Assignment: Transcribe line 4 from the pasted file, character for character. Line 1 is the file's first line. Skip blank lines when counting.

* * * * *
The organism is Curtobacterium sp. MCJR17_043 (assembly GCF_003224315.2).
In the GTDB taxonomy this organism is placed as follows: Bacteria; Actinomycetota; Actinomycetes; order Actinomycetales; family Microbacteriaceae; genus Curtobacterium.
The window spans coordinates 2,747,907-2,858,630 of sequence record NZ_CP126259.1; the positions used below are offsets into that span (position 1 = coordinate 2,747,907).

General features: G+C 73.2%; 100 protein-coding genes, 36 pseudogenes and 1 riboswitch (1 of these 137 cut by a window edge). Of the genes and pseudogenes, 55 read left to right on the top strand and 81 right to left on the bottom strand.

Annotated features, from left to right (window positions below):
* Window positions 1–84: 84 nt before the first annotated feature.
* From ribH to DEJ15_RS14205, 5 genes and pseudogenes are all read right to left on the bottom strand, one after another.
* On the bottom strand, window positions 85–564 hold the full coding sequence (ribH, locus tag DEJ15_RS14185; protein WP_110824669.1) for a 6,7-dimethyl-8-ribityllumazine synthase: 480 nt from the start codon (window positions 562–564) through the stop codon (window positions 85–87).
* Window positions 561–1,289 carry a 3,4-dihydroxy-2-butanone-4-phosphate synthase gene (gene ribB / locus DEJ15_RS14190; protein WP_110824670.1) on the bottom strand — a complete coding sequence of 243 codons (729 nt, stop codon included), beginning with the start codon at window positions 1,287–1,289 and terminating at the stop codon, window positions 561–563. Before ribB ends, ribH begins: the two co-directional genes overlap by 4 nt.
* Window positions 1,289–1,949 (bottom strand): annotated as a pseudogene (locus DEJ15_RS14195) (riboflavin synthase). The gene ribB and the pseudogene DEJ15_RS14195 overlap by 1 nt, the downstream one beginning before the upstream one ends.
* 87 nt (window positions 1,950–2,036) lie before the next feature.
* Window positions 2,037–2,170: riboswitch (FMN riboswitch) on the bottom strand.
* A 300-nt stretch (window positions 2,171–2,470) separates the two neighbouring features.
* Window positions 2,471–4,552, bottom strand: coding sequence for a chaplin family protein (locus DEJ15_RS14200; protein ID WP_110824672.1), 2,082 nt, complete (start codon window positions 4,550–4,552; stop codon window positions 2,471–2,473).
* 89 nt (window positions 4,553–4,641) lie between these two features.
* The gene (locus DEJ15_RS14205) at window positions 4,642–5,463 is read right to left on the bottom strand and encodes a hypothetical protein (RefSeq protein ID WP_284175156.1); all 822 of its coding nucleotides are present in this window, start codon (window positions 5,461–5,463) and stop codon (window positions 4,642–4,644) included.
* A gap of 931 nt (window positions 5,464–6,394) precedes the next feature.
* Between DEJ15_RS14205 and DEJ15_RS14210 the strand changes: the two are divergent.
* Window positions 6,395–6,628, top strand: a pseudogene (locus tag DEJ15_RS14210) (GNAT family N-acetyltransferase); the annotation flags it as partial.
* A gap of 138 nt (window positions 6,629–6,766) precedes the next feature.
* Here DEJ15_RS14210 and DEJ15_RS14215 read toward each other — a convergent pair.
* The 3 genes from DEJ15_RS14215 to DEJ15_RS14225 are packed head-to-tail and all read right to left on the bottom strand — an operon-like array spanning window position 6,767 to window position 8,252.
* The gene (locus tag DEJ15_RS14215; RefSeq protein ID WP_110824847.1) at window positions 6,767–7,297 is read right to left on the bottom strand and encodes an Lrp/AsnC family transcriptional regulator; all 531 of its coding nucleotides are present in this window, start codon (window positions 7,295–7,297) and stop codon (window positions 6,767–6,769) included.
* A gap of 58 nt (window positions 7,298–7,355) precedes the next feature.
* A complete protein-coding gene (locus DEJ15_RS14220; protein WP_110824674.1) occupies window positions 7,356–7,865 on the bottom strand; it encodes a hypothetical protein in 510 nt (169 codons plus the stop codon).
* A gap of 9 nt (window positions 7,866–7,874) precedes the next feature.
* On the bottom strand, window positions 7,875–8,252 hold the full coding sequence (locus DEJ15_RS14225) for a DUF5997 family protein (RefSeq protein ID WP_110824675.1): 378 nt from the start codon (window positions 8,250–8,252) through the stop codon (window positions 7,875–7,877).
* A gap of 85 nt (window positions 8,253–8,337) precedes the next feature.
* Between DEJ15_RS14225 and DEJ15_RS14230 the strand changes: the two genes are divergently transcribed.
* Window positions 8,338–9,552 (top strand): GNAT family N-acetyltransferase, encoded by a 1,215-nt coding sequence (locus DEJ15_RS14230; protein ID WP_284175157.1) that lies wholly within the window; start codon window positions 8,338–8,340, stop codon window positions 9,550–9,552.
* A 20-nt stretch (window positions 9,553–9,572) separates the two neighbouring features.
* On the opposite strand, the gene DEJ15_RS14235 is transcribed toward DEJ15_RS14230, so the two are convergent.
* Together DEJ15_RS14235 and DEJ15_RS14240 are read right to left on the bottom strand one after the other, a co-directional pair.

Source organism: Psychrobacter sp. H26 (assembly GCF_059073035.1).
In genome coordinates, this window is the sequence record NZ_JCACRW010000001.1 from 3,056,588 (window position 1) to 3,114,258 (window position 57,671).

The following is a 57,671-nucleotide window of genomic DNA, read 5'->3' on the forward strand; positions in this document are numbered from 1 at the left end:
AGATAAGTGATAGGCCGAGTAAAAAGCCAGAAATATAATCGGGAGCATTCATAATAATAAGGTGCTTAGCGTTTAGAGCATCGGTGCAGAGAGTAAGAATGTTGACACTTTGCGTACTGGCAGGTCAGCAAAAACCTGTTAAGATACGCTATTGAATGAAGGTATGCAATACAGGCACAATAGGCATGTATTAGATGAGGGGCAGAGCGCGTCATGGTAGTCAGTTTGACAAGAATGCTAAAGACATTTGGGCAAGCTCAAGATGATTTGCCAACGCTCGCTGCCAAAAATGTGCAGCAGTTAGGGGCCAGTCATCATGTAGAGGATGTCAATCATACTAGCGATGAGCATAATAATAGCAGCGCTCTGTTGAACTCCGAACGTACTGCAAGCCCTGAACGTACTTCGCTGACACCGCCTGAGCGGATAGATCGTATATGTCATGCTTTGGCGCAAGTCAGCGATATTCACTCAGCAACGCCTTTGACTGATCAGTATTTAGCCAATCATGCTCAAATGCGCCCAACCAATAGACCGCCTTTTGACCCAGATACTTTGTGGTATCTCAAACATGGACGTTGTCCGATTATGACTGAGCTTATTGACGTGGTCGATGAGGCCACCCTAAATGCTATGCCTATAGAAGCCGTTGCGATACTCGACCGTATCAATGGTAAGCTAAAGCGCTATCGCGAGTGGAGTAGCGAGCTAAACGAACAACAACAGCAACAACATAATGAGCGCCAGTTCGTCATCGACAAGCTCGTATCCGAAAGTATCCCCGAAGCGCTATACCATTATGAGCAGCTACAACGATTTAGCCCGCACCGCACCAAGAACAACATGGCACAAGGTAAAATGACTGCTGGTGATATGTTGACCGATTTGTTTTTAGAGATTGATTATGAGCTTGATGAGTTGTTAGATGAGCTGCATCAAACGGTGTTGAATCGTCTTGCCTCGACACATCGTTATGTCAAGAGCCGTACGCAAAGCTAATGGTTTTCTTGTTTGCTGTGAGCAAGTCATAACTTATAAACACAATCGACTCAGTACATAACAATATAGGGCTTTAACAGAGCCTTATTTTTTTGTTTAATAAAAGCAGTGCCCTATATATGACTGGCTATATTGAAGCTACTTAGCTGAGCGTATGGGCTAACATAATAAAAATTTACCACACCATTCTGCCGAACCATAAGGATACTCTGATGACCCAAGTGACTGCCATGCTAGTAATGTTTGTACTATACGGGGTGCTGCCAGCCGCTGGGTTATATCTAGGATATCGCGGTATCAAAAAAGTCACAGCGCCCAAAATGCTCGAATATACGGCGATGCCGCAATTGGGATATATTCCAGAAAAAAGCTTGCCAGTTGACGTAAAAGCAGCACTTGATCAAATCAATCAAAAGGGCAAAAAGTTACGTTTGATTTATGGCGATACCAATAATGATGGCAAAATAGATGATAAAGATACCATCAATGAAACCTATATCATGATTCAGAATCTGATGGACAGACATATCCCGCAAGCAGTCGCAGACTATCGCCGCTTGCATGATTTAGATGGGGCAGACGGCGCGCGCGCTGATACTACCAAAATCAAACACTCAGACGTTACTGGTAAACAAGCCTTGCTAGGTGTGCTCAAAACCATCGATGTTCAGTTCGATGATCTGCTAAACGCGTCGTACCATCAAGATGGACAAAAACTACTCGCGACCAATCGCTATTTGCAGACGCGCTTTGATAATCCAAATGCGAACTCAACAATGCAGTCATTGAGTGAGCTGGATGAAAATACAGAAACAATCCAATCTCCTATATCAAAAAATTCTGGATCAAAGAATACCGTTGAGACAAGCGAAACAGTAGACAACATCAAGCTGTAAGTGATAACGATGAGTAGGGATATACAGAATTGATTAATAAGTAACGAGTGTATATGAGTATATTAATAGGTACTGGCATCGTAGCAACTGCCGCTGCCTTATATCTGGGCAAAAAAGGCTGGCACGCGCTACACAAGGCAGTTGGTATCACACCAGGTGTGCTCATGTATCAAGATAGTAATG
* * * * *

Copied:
General features: G+C 73.2%; 100 protein-coding genes, 36 pseudogenes and 1 riboswitch (1 of these 137 cut by a window edge). Of the genes and pseudogenes, 55 read left to right on the top strand and 81 right to left on the bottom strand.